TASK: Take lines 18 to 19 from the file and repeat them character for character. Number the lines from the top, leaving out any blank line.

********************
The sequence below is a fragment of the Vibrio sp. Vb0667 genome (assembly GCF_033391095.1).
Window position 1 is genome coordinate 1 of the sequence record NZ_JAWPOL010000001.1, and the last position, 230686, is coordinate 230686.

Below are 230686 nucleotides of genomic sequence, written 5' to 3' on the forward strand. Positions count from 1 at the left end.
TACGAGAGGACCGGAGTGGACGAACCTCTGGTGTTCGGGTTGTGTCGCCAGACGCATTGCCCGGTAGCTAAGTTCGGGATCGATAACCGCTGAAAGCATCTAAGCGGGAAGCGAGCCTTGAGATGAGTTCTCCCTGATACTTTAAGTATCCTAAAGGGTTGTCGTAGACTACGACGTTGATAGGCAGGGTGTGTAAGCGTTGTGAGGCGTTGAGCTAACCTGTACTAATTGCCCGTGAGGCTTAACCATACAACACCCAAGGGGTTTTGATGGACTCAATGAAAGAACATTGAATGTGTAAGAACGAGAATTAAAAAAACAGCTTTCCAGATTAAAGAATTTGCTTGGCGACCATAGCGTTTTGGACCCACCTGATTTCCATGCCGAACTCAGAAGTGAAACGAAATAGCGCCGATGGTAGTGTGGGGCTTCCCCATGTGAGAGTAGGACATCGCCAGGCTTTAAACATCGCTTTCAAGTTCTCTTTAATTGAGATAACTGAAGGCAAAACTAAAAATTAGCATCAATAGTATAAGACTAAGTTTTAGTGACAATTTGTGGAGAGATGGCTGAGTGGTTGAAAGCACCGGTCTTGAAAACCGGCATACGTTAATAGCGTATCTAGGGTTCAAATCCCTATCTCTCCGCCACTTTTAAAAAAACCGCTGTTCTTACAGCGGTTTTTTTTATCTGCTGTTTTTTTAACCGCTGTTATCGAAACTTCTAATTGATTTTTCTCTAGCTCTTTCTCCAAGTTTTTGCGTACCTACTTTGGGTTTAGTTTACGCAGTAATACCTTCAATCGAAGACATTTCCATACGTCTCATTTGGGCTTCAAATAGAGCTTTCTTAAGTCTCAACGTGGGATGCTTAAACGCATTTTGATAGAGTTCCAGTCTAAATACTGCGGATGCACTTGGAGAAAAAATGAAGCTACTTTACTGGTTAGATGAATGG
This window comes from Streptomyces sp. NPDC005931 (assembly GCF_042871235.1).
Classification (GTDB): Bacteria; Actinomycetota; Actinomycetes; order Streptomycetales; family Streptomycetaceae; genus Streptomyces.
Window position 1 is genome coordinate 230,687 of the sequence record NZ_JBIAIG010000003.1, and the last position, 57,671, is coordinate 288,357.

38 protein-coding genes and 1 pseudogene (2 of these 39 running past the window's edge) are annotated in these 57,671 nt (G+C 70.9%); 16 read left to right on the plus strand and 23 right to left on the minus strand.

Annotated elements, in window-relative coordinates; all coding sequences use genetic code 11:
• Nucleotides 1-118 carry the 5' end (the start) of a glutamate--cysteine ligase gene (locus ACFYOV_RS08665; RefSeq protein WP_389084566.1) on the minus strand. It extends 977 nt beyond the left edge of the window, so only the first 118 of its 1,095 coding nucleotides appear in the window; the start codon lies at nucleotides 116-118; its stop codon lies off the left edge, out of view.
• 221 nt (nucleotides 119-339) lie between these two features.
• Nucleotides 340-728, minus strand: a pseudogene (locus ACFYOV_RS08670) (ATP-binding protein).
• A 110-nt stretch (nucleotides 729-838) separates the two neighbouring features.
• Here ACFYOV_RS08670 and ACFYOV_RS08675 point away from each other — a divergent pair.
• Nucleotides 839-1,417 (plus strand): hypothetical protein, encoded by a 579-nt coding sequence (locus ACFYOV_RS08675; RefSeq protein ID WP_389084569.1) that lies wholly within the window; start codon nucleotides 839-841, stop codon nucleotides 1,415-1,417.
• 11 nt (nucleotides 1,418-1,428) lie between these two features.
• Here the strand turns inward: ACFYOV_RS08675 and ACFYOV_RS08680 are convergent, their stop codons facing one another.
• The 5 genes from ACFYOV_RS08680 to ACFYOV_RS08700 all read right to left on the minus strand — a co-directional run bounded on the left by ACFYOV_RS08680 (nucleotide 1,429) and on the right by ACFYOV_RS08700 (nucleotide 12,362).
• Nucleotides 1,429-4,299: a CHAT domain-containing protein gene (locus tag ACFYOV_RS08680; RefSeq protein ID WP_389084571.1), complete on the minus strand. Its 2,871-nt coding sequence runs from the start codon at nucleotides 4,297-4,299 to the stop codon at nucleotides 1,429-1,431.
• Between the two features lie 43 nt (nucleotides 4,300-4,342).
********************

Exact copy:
• The 5 genes from ACFYOV_RS08680 to ACFYOV_RS08700 all read right to left on the minus strand — a co-directional run bounded on the left by ACFYOV_RS08680 (nucleotide 1,429) and on the right by ACFYOV_RS08700 (nucleotide 12,362).
• Nucleotides 1,429-4,299: a CHAT domain-containing protein gene (locus tag ACFYOV_RS08680; RefSeq protein ID WP_389084571.1), complete on the minus strand. Its 2,871-nt coding sequence runs from the start codon at nucleotides 4,297-4,299 to the stop codon at nucleotides 1,429-1,431.